The monetary value of a volunteer's time is now estimated at $20.85/hour,* as per The Independent Sector. Accordingly, I'm donating over $250 (12 hours) to Wild Bird Rehab (WBR) over the coming weekend. Normally, during the breeding season I work six hours/week at WBR, but we are going to be short-staffed on Saturdays for the next month and a half, hence my additional time commitment.**
Speaking of WBR, one of our thoughtful volunteers has begun posting videos of the youngins on his YouTube channel, which will give me the opportunity to introduce you to some of them, as follows--
My guess is that this video was taken on Monday the 24th. When I attended these guys on the 28th (the following Friday) they had already sprouted feathers! All five of them were alert, feisty, and hopping around like miniature adults. I anticipate that by the time I see them again tomorrow, they'll probably be smoking cigars and chasing after tail (see how I punned there?). No more lousy incubators for them!
What I particularly fancied about the above video is that it demonstrates how easily one of the babies can sleep while nestmates are all going mad for food. I just about lost it with glee when the volunteer in this video finally tapped the unresponsive, sleepy hatchling out of exasperation and, without missing a beat, he promptly lifted his diminutive head out of a sound stupor and gamely gaped for food. Such a charming little moppet-headed fellow.
Notice, too, how the "itty bitties" in this video look like something out of a Sesame Street skit with their over-sized, split-melon shaped heads and lemon-yellow lined, hot pink mouths. This is particularly true of the European Starlings. Those birds are freaking evolutionary power-houses. Not only can you inconceivably visually overlook their gaping mouths, but they also produce deafening tweets comparable in decibel to a car alarm. At the beginning of May we were admitting new nests of twelve or more of these baby starlings each day, so you can only imagine the cacophony in our nursery!
This little dude is no longer in the alcove (where we keep our youngest birds). You can easily discern by his noble temperament, that he is growing up. Although, to be sure, Bluebirds (BB) are inherently more dignified than a lot of the other native birds we rescue. You do not hear the fledgling BB begging for food very often, although they will certainly accept it, when offered--provided that the meal is of a variety that they prefer. Notice, at the start of this video, he immediately gaped for blood worms (the bright red food) that were offered to him, but when the volunteer dangled a beige-colored meal worm (MW), he stubbornly refused to open his beak. Older BB love, love LOVE crickets. It is not unusual to see a little post-it on the front of their cages saying, "Please feed me lots of crickets!" We'll keep the MW in their cages for when they start to self-feed (since the MW are alive, they keep better than frozen crickets), but when offered a crickety snack they positively glow with appreciation.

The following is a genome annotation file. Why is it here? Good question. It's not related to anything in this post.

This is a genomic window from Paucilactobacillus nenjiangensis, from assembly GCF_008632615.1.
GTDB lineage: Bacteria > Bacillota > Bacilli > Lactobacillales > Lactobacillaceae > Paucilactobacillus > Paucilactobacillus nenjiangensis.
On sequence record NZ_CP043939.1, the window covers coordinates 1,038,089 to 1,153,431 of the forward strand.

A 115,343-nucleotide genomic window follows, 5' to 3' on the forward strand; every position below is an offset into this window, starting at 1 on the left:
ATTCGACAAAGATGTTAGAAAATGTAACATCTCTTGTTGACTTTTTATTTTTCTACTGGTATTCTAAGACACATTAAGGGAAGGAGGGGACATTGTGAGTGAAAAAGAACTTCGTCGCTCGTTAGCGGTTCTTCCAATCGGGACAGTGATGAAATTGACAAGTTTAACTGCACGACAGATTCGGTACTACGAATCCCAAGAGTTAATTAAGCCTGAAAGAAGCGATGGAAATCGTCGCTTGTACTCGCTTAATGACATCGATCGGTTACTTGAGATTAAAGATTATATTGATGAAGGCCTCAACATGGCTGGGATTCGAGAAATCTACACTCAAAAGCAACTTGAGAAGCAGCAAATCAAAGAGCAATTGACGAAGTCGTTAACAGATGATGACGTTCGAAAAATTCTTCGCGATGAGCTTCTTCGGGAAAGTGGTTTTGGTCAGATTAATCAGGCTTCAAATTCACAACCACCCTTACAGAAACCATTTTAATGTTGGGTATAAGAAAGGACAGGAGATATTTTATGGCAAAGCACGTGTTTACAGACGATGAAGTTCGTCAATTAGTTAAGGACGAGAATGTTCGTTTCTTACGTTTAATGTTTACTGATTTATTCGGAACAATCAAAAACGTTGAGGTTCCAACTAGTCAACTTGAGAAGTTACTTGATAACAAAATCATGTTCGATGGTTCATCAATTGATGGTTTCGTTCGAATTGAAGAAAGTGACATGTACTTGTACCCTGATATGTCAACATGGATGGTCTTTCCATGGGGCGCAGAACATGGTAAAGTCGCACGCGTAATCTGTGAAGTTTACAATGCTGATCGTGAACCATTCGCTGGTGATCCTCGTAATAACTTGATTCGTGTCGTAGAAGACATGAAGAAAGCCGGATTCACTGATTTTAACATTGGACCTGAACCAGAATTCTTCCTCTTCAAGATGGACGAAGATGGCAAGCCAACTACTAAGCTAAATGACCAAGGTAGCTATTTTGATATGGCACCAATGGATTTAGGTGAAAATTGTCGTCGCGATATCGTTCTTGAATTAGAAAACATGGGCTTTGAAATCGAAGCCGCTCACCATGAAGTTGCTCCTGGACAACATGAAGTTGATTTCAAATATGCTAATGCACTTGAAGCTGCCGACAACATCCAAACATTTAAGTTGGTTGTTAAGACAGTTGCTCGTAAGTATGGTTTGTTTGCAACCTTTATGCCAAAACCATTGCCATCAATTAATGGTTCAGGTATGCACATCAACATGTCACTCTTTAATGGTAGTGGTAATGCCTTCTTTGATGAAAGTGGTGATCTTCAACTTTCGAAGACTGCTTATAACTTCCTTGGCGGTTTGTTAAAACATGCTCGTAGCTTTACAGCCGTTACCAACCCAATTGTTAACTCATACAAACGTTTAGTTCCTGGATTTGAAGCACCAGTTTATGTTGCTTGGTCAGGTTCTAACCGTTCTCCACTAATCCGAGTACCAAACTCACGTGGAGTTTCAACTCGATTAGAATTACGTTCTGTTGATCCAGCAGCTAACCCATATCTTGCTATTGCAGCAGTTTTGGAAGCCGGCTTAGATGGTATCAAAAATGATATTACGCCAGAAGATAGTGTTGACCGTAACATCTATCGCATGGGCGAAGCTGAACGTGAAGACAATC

Funny story about BB, last season I had made friends with one (which really isn't a good plan - since they are wild birds and shouldn't at all be domesticated). Whenever I would walk into the nursery, he would joyfully sing his little heart out to me and I would do my best to whistle his call back at him. It got to the point where we would spend the entire evening warmly chirping at each other, as I made my rounds to the other cages. My fellow volunteers would good-naturedly chide me about it, "You stop singing at that BB! He is going to think he has a friend in here!" To which I would hotly reply, "But he DOES have a friend here!" Unlike a lot of our other birds, it is rare to have multiple BB come in together, so they tend to be in private cages - which I think is unfairly lonely for them.
If you are curious to learn more about our birds, you can find them at this YouTube channel. I'll be sure to keep posting blogs about them, as breeding season continues, and should anyone be interested in donating time (or money), you can get in contact with us through WBR's website. Many thanks, in advance, to anyone agreeable to giving to our lovely birds!
*Which is more than I get paid at my day job!
**Peripherally, Julia Rose took her algebra final yesterday, so I have a bit more free time on my hands until her fall semester begins. We've worked so diligently this past school year on her algebra lessons that I feel as though I'm on summer vacation, too.